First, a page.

Boy Shot in Uvalde Massacre Goes Back to School With Photo of Murdered Classmates on His Chest
AJ Martinez was living a perfect life until the day a gunman entered his classroom. The sound of gunshots still echoed in his ears when he returned to school months later, wearing a photo of his murdered classmates on his chest.
They say time heals all wounds, but many people would agree that the grief of losing a loved one stays with us forever. It might lessen with time as we divert our attention toward other things, but the sadness never leaves our hearts.
Today's story is about a ten-year-old boy who saw his classmates and teachers being murdered before his eyes. The memories kept haunting him for months, but he decided to overcome his fears by returning to school with a smile.
The Life-Changing Day
On May 24, 2022, AJ Martinez was sitting in his Robb Elementary classroom in Uvalde, Texas, when he saw a gunman walk through the door. Martinez heard the man say, "Goodbye," before mercilessly opening fire.
Martinez remembers hiding under backpacks as the deafening sound of gunshots echoed in the classroom. The haunting memories of that day were etched in his mind. He couldn't erase them even if he tried to.
Soon, police officers and other authorities surrounded the school and ultimately stopped the gunman from causing more harm. However, the damage had been done. While some students and teachers lost their lives, others returned with memories they never wanted to make.
Back to School
More than three months later, after multiple physical therapy sessions, Martinez walked out of his house wearing a shirt with a picture of his murdered classmates and teachers. It wasn't easy for him to smile after spending days and nights thinking about the horrifying incident.
Since Robb Elementary had shut down after the mass shooting, children had moved to other schools or had opted for online classes. Martinez told his mother he wanted to attend school in person, so he joined Flores Elementary. He said:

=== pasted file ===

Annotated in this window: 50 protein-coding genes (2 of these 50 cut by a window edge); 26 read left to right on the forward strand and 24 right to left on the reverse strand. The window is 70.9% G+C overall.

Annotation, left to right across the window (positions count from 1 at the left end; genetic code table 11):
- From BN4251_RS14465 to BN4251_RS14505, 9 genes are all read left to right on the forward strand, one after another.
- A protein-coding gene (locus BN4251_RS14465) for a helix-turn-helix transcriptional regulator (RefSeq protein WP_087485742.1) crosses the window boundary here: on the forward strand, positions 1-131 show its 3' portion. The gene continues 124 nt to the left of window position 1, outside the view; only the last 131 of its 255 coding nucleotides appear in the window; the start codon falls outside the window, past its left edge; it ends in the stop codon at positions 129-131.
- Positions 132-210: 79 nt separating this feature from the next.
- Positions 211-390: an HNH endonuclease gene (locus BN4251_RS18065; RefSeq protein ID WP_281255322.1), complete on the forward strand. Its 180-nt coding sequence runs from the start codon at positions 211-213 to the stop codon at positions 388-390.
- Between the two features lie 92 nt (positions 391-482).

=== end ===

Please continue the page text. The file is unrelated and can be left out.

"I'm nervous because I'm not used to this school."
United against Violence
"My teachers and classmates forever," Martinez said with a smile as he walked with his mother, Kassandra Chavez, on the first day of his new school with photos of 19 students and two teachers on his chest. Chavez stated:
"I'm just trying to be there supporting him. That's all I can [do]."
While Chavez wore a shirt saying "Uvalde Strong," the teachers at her son's new school were dressed in maroon and white, the colors of Robb Elementary. Everyone in Uvalde was devastated after hearing about the school shooting.
Chavez remembered when Martinez felt sad and angry about not seeing his classmates and teachers again. While he cried, Chavez wrapped her arms around him and told him to be strong. She told him:
"Because that's what they [his teachers and classmates] would want you to do. Remember them, carry their legacy, like they would want you to do."
Most students who lost their lives in the tragic shooting were around ten years old. Their parents had waved them goodbye before sending them to school, not knowing they would never see their little ones again.
They Lost Their Lives
"We told her we loved her and would pick her up after school. We had no idea this was goodbye," said Kimberly Rubio, mother of Lexi Rubio, a high-achiever at Robb Elementary. Lexi's parents were devastated to know their daughter was no more.
Another girl who lost her life in the shooting incident was Jacklyn Jaylen Cazares, whose dad was standing outside the school premises with the fathers of other students, hoping their children were safe.
"There were five or six of [us] fathers, hearing the gunshots, and [police officers] were telling us to move back," Jacinto Cazares recalled. Hours later, he learned that his little angel was no more.
Besides the 19 students who lost their lives, there were two teachers, Irma Garcia and Eva Mireles, who passed away protecting their students. They were fourth-grade teachers who wanted nothing but success for their students.
Apart from being teachers, these incredible women were mothers. Their children miss them every day, but they feel proud of their mothers, knowing they died a hero. They sacrificed their lives to save their students.
Our thoughts and prayers are with the students and teachers who lost their lives in the devastating incident. We hope children like Martinez carry their legacy forward.
Click here to read about the heartbreaking letter the daughter of Eva Mireles shared days after her mother lost her life in the school shooting incident.
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